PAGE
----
In 2015 John Kerry announced plans to increase the numbers of refugees admitted into the country from seventy thousand to one hundred thousand by 2017. This came during conflicts that were raging in the Middle East, Africa, and South Asia, sparking the largest global migration since WWII. The White House pledged that among these would be at least ten thousand Syrians from a civil war that had displaced more than 11 million people.

In 2017, just two weeks into office, Trump signed an executive order that suspended the refugee program for 120 days, banned Syrians indefinitely, and decreased the cap on refugee admissions to fifty thousand. It also banned nationals from Iran, Iraq, Libya, Somalia, Sudan, and Yemen from traveling to the US for 90 days. In February of that year a federal judge imposed a restraining order on the ban. Trump revised his executive order twice and in June of 2017 it wound up in front of the Supreme Court. The Court allowed the ban that now also included people from North Korea and Venezuela.

In the summer of 2018 protests began across the country against a new zero-tolerance policy on the Mexican border that was separating thousands of migrant children from their parents, many of who were asylum seekers. Under the policy, minors were detained separately from their parents. The outrage by citizens across the country forced trump to end the family separation policy, but many maintained that the zero-tolerance policy continued until the end of his term.

The cruelty continued to grow. During the first half of 2019 close to six hundred thousand people were apprehended on the Mexican border. On July 15th Trump issued a rule barring migrants who traveled through a third country to seek asylum.

So where are we in 2021? According to the Immigration Policy Tracking Project, the Trump administration made more than 1,000 policy changes to the immigration system. Biden has issued a few executive orders but they only address the tip of the iceberg.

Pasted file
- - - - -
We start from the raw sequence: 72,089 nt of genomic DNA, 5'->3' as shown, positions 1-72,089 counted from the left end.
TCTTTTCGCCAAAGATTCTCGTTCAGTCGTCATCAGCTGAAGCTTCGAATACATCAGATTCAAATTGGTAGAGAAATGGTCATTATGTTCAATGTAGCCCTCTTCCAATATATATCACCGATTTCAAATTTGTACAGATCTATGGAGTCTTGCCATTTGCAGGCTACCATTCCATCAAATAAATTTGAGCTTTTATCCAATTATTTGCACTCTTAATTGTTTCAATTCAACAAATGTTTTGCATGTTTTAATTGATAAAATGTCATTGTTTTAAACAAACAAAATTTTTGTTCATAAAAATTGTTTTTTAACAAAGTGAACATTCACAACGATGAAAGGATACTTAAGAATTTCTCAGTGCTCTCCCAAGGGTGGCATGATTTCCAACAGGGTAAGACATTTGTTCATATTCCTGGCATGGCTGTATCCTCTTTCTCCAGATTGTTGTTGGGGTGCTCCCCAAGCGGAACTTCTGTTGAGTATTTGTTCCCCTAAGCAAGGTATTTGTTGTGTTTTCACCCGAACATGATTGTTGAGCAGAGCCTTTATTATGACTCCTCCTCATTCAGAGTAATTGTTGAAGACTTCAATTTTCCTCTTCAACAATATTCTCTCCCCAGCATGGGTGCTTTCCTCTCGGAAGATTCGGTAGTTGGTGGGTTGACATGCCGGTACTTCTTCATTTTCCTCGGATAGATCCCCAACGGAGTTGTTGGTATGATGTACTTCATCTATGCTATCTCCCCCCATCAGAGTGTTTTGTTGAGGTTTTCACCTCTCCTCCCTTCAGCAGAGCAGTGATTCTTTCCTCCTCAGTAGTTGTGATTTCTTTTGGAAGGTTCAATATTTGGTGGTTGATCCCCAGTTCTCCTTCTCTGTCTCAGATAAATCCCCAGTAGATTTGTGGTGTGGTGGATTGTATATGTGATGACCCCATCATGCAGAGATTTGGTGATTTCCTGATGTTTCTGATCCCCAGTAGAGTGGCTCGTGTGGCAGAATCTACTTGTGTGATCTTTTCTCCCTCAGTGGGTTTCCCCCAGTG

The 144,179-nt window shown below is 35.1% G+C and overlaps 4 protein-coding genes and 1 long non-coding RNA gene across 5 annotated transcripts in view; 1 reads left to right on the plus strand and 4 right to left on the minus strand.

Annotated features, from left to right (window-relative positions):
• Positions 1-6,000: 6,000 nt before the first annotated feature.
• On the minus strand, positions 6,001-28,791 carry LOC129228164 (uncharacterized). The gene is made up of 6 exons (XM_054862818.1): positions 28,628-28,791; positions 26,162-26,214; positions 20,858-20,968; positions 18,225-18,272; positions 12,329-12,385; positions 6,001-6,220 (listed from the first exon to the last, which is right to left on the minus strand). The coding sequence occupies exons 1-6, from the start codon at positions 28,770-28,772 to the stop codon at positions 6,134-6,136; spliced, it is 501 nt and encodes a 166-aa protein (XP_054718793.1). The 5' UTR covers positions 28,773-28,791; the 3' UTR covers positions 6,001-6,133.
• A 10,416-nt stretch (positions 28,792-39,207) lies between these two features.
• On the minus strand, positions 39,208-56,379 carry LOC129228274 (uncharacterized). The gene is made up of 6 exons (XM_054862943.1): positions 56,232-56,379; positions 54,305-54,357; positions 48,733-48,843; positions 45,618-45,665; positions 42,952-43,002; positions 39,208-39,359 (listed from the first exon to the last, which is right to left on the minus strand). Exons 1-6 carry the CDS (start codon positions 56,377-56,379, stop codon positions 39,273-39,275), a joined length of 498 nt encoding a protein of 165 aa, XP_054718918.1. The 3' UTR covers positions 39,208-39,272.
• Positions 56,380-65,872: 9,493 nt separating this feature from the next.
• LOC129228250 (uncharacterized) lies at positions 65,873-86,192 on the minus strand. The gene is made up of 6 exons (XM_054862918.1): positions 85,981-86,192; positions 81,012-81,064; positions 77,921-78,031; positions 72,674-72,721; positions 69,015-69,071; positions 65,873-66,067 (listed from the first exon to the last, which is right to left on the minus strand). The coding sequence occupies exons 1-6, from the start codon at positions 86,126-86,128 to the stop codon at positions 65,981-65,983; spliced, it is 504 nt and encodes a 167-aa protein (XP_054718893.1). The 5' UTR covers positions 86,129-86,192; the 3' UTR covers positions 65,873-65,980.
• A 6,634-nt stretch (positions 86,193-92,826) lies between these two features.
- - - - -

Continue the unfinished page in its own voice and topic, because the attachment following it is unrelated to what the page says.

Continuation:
The southern border remains effectively sealed off to asylum seekers under a Trump public health order issued pursuant to Title 42 of the Health Services Act. The Trump administration used Title 42 to override immigration laws and justify expelling asylum seekers. The Biden administration is currently implementing the same policy during COVID.

On day one of the Biden administration, the Department of Homeland Security announced that it would no longer place asylum seekers in the punitive program that Trump had created via the Migrant Protections Protocols (MPP) also called Remain in Mexico, that created the squalid open-air refugee camps in Matamoros, Mexico.

Phase 1 of the Biden program began on February 19th with a group of 25 asylum seekers entering the San Ysidro Port of Entry in California. On February 25th, the government began processing asylum seekers out of Matamoros, after nearly two years surviving in the encampment there. The Biden administration order has stopped construction on the environmentally destructive Border Wall but has not directed its removal. There are still a lot of unanswered questions regarding Biden’s immigration plans.

Immigration will not stop because America makes laws. The crowding in Matamoros is a fine example of that. Global warming is creating mass migration that will only grow larger. Many of these immigrants come from poor countries and have few resources. The whole world needs to create more humane programs to deal with a growing issue. We need to open our hearts, our minds, and our countries to fellow citizens. It will not be an easy task.

To understand how we got here I felt it required knowing some history. Next week I will dive a little deeper into the subject. What is the difference between an immigrant and a refugee? How do we view the difference between wanting to come to the US for a better life, and coming to the US because you are fleeing violence, rape, indoctrination into drug cartels, and other horrible crimes against humanity?

It is a complicated subject with philippic arguments all around.

Trivial Things

San Francisco weather: 61 degrees and sunny

NYSE DOW compared to one year ago: +11,409

COVID cases in the US: 30,968,005

Deaths from COVID in the US: 562,560

Vaccines administered in the US: 143,462,691

OED word of the day: foofy — Elaborate or intricate (esp. excessively so); fussily decorative

Days since Shelter In Place was initiated: 385

Reading: Metropolitan Life by Fran Lebowitz

My Black and White Picture of the Day

Something Silly From the Internet:

My travel blog www.PassportandBaggage.com and my www.ArtandArchitecture-sf.com blog are quiet due to the Pandemic. I need to write, so here I go.